Metro Vancouver congestion charge and distance tolls being considered

Jan 16 2018, 10:14 pm

A congestion charge and distance tolling could help solve Metro Vancouver’s traffic problems, according to an independent commission tasked with finding solutions.

The new Mobility Commission, which will eventually make final recommendations to TransLink and the Mayors’ Council, published its first report last week.

After analyzing different policies, the report said, the Commission believes the following could “reduce congestion, promote fairness, and support transportation investment”:

  1. Fuel tax – increasing the amount of tax added per litre of gas sold in Metro Vancouver
  2. System of congestion point charges – drivers are charged at congestion hotspots, like specific bridges or intersections
  3. Congestion charge –  drivers are charged to enter defined congestion zone, usually downtown city areas
  4. Distance, time and location-based charges – drivers pay lower or higher fees based on where, when, and how far they drive

The report comes after Phase 1 research and engagement of the It’s Time project, launched by the Commission in October last year.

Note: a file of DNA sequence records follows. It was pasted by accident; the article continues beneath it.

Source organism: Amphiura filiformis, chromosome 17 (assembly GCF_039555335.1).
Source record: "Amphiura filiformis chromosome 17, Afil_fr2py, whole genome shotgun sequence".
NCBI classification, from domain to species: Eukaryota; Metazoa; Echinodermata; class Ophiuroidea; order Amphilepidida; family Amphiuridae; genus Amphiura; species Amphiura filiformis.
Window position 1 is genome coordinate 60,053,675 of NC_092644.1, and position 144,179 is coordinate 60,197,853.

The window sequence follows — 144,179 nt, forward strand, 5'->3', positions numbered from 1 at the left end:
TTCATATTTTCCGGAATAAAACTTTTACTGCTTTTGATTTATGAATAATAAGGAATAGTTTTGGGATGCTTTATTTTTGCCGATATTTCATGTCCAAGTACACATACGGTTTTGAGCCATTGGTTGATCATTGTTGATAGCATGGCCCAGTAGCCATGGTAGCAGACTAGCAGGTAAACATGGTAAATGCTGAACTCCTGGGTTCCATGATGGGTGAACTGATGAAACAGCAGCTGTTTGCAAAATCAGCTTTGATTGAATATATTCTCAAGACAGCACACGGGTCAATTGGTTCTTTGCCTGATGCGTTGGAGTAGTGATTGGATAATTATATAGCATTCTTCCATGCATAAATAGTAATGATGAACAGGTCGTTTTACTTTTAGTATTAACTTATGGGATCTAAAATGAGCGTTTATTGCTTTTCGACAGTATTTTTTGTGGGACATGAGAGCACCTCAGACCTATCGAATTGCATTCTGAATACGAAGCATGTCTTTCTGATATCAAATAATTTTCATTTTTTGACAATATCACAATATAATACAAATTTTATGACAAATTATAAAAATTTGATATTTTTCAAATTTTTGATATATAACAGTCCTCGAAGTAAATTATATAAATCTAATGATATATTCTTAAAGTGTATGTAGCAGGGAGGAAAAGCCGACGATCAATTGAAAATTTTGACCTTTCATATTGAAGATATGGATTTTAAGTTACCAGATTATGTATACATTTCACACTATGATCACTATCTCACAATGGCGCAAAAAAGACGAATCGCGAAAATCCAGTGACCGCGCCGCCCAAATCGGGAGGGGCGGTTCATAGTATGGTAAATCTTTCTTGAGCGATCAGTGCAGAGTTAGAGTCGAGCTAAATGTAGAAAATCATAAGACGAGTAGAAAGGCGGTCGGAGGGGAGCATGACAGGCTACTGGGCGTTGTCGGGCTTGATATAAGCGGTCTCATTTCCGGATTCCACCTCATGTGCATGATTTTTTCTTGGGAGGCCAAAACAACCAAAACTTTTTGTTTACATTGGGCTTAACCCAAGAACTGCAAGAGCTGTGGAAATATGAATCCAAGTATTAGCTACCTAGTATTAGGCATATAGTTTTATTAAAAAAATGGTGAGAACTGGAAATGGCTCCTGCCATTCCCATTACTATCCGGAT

Allan Seckel, Chair of the Commission, said the report was part of their commitment to being transparent about the potential for decongestion charging.

“We’re very pleased with the response we’ve received so far, with thousands of people taking time to learn about the project and give us their feedback,” said Seckel.

The report outlines what the public told the Commission about congestion in the city, in a survey of more than 6,000 people. Unsurprisingly, not many people were happy.

Some 89% of those polled said they were frustrated by traffic delays and 81% said these delays caused them lost time every week. Meanwhile, 80% of respondents were frustrated with the unpredictability of travel times.

The report also lists a number of traffic hotspots with the worst congestion problems in Metro Vancouver:

  • Bridges and tunnels crossing the Fraser River
  • Bridges between Richmond, Vancouver International Airport, and Vancouver
  • Major arterials in Vancouver and western parts of Burnaby
  • Urban centres – for example New Westminster, Metrotown, Surrey City Centre and
    Richmond City Centre
  • Various points across the North Shore
  • The northeast part of the region – for example Coquitlam, Port Coquitlam, and Port Moody
  • Regional highways – for example Highway 1 and Highway 91
  • Metropolitan core of downtown Vancouver

The Commission will publish their second report in February, with their final report and recommendations due in Spring.

If you want to tell the Commission what you think, you can find them at, and on FacebookTwitter, Instagram and Medium.

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Jenni SheppardJenni Sheppard

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